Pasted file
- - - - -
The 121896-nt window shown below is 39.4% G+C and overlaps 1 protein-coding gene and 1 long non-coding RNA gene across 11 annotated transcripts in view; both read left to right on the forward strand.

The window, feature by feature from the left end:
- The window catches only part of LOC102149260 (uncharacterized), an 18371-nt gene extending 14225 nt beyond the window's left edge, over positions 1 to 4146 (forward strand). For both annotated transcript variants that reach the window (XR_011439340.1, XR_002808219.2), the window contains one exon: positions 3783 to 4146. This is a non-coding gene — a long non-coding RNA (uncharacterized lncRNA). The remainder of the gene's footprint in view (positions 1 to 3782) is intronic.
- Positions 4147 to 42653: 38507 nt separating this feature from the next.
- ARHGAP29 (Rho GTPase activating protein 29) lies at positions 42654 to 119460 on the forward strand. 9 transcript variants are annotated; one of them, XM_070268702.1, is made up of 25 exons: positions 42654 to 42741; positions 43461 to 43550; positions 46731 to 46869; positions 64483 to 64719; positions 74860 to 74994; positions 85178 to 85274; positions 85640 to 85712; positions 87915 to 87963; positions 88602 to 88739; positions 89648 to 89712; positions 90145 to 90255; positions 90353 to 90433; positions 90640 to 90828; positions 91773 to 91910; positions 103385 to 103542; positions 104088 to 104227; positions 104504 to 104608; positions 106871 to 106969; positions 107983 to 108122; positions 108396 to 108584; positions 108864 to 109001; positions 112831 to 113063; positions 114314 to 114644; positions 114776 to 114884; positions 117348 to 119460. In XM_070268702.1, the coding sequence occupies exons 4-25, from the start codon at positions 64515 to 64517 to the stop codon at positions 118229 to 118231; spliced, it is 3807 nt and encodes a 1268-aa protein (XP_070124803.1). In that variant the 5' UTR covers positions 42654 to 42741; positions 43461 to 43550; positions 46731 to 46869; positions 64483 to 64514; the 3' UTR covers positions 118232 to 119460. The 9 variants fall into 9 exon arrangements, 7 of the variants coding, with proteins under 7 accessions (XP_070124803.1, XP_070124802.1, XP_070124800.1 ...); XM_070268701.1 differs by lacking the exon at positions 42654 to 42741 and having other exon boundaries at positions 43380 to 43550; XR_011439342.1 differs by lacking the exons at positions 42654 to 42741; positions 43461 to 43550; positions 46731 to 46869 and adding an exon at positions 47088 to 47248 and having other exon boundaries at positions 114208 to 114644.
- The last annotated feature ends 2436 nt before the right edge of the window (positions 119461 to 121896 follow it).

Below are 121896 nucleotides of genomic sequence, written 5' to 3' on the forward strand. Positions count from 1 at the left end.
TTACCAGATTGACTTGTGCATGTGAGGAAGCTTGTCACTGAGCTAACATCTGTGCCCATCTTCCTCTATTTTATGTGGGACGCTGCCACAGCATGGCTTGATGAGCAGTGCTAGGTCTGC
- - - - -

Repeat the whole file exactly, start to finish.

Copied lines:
The 121896-nt window shown below is 39.4% G+C and overlaps 1 protein-coding gene and 1 long non-coding RNA gene across 11 annotated transcripts in view; both read left to right on the forward strand.

The window, feature by feature from the left end:
- The window catches only part of LOC102149260 (uncharacterized), an 18371-nt gene extending 14225 nt beyond the window's left edge, over positions 1 to 4146 (forward strand). For both annotated transcript variants that reach the window (XR_011439340.1, XR_002808219.2), the window contains one exon: positions 3783 to 4146. This is a non-coding gene — a long non-coding RNA (uncharacterized lncRNA). The remainder of the gene's footprint in view (positions 1 to 3782) is intronic.
- Positions 4147 to 42653: 38507 nt separating this feature from the next.
- ARHGAP29 (Rho GTPase activating protein 29) lies at positions 42654 to 119460 on the forward strand. 9 transcript variants are annotated; one of them, XM_070268702.1, is made up of 25 exons: positions 42654 to 42741; positions 43461 to 43550; positions 46731 to 46869; positions 64483 to 64719; positions 74860 to 74994; positions 85178 to 85274; positions 85640 to 85712; positions 87915 to 87963; positions 88602 to 88739; positions 89648 to 89712; positions 90145 to 90255; positions 90353 to 90433; positions 90640 to 90828; positions 91773 to 91910; positions 103385 to 103542; positions 104088 to 104227; positions 104504 to 104608; positions 106871 to 106969; positions 107983 to 108122; positions 108396 to 108584; positions 108864 to 109001; positions 112831 to 113063; positions 114314 to 114644; positions 114776 to 114884; positions 117348 to 119460. In XM_070268702.1, the coding sequence occupies exons 4-25, from the start codon at positions 64515 to 64517 to the stop codon at positions 118229 to 118231; spliced, it is 3807 nt and encodes a 1268-aa protein (XP_070124803.1). In that variant the 5' UTR covers positions 42654 to 42741; positions 43461 to 43550; positions 46731 to 46869; positions 64483 to 64514; the 3' UTR covers positions 118232 to 119460. The 9 variants fall into 9 exon arrangements, 7 of the variants coding, with proteins under 7 accessions (XP_070124803.1, XP_070124802.1, XP_070124800.1 ...); XM_070268701.1 differs by lacking the exon at positions 42654 to 42741 and having other exon boundaries at positions 43380 to 43550; XR_011439342.1 differs by lacking the exons at positions 42654 to 42741; positions 43461 to 43550; positions 46731 to 46869 and adding an exon at positions 47088 to 47248 and having other exon boundaries at positions 114208 to 114644.
- The last annotated feature ends 2436 nt before the right edge of the window (positions 119461 to 121896 follow it).

Below are 121896 nucleotides of genomic sequence, written 5' to 3' on the forward strand. Positions count from 1 at the left end.
TTACCAGATTGACTTGTGCATGTGAGGAAGCTTGTCACTGAGCTAACATCTGTGCCCATCTTCCTCTATTTTATGTGGGACGCTGCCACAGCATGGCTTGATGAGCAGTGCTAGGTCTGC